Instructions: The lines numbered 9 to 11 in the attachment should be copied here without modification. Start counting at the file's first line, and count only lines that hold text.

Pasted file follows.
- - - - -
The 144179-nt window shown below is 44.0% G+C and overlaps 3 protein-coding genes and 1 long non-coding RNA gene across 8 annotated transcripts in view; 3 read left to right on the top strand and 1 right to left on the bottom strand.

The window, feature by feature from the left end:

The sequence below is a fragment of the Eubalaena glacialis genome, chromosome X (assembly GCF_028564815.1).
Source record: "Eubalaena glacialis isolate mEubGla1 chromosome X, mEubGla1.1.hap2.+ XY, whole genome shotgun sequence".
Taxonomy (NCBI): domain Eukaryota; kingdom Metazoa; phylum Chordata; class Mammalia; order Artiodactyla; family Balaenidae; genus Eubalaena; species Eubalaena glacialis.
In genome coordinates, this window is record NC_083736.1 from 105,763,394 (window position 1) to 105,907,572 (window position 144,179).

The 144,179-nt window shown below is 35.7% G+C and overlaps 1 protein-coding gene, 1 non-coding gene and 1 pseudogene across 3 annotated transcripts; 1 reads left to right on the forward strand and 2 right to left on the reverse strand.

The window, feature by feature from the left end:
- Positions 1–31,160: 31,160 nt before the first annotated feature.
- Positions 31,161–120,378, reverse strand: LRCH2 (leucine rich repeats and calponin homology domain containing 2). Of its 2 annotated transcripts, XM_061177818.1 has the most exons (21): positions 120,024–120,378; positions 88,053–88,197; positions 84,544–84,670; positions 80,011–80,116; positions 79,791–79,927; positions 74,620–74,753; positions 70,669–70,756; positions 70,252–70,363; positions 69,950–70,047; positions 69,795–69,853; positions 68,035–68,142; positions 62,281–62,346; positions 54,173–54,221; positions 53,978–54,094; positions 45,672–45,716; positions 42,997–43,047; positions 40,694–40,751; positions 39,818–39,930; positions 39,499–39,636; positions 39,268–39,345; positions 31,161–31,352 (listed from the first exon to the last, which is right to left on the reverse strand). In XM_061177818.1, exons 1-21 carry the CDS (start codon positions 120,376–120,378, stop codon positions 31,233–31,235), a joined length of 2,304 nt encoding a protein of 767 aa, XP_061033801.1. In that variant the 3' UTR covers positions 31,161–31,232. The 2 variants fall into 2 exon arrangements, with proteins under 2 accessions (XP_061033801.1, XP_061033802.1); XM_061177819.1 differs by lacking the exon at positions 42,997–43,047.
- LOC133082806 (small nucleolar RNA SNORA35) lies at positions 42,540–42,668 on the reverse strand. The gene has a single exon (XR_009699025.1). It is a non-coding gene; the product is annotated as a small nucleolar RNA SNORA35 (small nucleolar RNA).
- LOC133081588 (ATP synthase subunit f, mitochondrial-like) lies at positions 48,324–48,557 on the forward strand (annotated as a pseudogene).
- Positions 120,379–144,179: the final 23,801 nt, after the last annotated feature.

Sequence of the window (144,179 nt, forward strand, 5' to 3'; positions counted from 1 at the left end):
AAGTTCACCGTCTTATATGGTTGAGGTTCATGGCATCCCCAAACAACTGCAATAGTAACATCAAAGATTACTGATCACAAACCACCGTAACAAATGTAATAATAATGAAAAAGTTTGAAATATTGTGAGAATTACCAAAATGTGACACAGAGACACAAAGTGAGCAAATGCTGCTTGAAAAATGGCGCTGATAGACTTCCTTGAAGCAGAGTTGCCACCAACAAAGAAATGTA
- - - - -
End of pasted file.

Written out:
- Positions 1–31,160: 31,160 nt before the first annotated feature.
- Positions 31,161–120,378, reverse strand: LRCH2 (leucine rich repeats and calponin homology domain containing 2). Of its 2 annotated transcripts, XM_061177818.1 has the most exons (21): positions 120,024–120,378; positions 88,053–88,197; positions 84,544–84,670; positions 80,011–80,116; positions 79,791–79,927; positions 74,620–74,753; positions 70,669–70,756; positions 70,252–70,363; positions 69,950–70,047; positions 69,795–69,853; positions 68,035–68,142; positions 62,281–62,346; positions 54,173–54,221; positions 53,978–54,094; positions 45,672–45,716; positions 42,997–43,047; positions 40,694–40,751; positions 39,818–39,930; positions 39,499–39,636; positions 39,268–39,345; positions 31,161–31,352 (listed from the first exon to the last, which is right to left on the reverse strand). In XM_061177818.1, exons 1-21 carry the CDS (start codon positions 120,376–120,378, stop codon positions 31,233–31,235), a joined length of 2,304 nt encoding a protein of 767 aa, XP_061033801.1. In that variant the 3' UTR covers positions 31,161–31,232. The 2 variants fall into 2 exon arrangements, with proteins under 2 accessions (XP_061033801.1, XP_061033802.1); XM_061177819.1 differs by lacking the exon at positions 42,997–43,047.
- LOC133082806 (small nucleolar RNA SNORA35) lies at positions 42,540–42,668 on the reverse strand. The gene has a single exon (XR_009699025.1). It is a non-coding gene; the product is annotated as a small nucleolar RNA SNORA35 (small nucleolar RNA).